Thank You, Women.


Women championing women.

I see a beautiful, bright woman with a passion for her work and helping others. I see a loving, generous mother, who dotes on her children. She talks about the transition in going back to work, creating something that she loves, and her face brightens. She talks about maintaining balance as her husband adjusts to the change – her interests taking up weekends and evenings- and her face becomes a little less bright.

Transitions can be difficult. Re-entering the workforce after children can be as big an adjustment as leaving it to have your children, particularly if a number of years have gone by. Most women I work with are excited by re-entry because they have carefully selected something they love and enjoy doing, and the excitement is even greater than the fear or self-doubt that may accompany their choice.

Often the struggle stems not as much from the work or time commitments but how others, particularly significant others, react to the change. I see the light dim on a woman’s face when the husband enters the conversation of balancing work with family. Guilt, value, responsibility all creep into the conversation. We can assist one another in these times of transition.

Letting go of the pressure, of what’s expected of ourselves, or perceived to be expected by others, is the first step. Getting clear on what we want is the second. Conscious communication is the next. Once you know what it is you are passionate about and have made a commitment to yourself to pursue, create a comfortable atmosphere for a conversation where you and your partner can enjoy talking without distraction.

Discuss how the change may impact the family and determine what everyone needs and how those needs may be met during the transition. Go easy, this is a collaboration and may require ongoing talks. A weekly “what does everyone need this week?” may be necessary to keep everyone in the family feeling supported.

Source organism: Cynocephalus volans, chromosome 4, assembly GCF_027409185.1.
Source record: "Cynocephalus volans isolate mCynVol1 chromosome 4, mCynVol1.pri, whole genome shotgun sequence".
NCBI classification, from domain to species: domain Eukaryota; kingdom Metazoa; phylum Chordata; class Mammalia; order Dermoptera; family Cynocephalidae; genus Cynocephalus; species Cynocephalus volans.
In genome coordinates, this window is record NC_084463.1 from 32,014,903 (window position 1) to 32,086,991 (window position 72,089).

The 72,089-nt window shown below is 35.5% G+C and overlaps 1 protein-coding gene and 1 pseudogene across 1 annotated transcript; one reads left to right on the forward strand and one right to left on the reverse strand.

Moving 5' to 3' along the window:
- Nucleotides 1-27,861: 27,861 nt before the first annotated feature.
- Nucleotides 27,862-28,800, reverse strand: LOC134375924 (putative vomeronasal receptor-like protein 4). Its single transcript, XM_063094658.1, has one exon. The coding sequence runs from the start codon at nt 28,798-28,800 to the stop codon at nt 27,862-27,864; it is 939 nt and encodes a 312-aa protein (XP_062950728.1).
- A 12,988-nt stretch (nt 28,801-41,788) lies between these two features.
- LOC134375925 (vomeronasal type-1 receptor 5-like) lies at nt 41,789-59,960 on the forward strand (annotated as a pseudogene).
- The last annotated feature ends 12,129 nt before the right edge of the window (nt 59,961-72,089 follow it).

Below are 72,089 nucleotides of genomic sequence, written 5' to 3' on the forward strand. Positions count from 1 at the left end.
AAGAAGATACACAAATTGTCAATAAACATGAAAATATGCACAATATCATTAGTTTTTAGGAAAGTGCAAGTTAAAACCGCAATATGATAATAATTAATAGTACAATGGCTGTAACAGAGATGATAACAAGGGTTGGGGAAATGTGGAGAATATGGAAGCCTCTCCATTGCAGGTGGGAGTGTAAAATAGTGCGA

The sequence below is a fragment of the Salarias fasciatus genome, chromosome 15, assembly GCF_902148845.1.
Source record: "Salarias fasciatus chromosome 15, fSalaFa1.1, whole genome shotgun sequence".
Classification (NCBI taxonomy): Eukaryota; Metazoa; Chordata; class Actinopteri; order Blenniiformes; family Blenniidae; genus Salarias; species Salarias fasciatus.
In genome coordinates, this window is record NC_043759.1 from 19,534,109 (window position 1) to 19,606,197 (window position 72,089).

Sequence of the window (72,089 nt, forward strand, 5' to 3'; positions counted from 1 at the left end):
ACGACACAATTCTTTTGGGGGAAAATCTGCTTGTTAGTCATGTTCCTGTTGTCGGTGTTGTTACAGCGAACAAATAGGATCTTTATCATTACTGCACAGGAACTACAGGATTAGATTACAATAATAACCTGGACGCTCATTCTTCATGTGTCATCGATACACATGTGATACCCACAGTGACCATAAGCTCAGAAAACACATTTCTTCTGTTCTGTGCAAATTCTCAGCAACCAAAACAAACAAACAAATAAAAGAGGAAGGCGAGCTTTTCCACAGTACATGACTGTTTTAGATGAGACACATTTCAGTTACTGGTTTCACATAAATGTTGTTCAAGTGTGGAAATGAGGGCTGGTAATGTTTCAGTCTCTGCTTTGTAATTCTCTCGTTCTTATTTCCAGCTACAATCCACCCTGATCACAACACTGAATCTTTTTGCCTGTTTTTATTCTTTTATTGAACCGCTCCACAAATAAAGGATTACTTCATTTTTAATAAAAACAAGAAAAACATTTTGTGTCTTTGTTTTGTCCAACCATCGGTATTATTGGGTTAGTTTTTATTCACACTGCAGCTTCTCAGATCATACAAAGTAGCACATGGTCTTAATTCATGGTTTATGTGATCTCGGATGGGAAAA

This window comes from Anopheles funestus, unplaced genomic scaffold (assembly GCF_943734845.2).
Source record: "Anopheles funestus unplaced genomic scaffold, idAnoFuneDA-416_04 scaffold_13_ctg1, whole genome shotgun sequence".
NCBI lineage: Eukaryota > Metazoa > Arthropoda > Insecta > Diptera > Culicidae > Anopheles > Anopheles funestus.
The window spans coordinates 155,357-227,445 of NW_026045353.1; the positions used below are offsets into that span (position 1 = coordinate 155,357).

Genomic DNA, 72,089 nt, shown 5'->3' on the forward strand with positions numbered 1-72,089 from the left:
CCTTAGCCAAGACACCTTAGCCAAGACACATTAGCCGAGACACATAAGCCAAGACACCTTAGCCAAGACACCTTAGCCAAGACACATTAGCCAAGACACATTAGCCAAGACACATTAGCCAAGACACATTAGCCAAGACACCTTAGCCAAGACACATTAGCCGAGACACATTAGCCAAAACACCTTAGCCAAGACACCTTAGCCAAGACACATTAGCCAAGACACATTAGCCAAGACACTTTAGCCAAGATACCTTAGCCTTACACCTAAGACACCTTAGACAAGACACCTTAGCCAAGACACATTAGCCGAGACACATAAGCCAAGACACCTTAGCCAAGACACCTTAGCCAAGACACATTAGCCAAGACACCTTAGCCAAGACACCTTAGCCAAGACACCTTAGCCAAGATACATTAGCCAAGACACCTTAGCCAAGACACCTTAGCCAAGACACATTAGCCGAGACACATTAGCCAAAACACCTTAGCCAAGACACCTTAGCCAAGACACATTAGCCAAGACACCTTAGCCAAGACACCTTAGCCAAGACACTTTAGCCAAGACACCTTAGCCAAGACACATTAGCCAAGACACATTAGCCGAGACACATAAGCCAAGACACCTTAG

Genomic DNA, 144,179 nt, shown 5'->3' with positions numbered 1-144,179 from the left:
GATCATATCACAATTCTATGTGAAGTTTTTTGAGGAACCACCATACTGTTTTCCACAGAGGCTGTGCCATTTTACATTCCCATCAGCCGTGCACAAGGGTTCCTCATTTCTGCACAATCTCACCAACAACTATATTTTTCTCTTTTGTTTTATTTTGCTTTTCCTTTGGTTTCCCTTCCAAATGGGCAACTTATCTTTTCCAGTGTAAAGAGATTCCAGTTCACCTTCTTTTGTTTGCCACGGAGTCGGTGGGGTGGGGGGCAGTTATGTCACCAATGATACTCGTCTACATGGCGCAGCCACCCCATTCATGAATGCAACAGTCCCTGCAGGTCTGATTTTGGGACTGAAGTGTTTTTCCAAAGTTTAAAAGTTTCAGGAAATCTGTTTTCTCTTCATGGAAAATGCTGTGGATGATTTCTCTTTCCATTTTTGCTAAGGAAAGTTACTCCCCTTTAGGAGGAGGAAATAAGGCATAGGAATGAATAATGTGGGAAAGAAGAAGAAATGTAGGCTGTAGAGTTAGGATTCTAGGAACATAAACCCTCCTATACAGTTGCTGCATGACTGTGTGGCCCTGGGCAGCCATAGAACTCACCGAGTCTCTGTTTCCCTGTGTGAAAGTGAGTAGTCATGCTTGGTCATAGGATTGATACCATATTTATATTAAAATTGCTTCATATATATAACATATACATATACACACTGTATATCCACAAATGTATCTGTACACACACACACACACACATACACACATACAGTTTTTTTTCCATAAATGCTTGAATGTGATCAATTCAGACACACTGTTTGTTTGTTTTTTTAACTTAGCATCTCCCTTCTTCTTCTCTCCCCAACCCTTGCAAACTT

Then set additional systems in place to support you. This is the critical step: women supporting women. Reach out to your community. Women in transition experience enough struggle without battling one another.

It can be easy to fall into envy over a friend’s new home, island holiday, or fantastic job. Don’t. Find joy for that friend. When another succeeds at a challenge, cheer her on. When a normally-dynamic woman you know looks down in the dumps, abstain from the “nice to see even she has bad days” and instead try “how can I help you?”

When you need help, no matter how long you’ve presented yourself as self-sufficient, reach out and ask for it. Create a field of support. Allow others the opportunity to be of service and find purpose in helping you. Need help with the kids, meals, an introduction to a business lead or client referral? Ask for it. Vulnerability is a great window through which true strength may enter, but only if you open it.

Why waste energy with each of us struggling against the same current? Why not build a raft together and float along the stream? Go easy on yourself, your partner, and those in your community. Get clear on what you need and have conscious conversations. Ask for help and extend the offer in return. Create a tribe and be an active participant in that tribe. Use the tribe’s support in times of transition.

Make a choice to lift another woman up. And receive a lift from someone else. A simple thank you will do.

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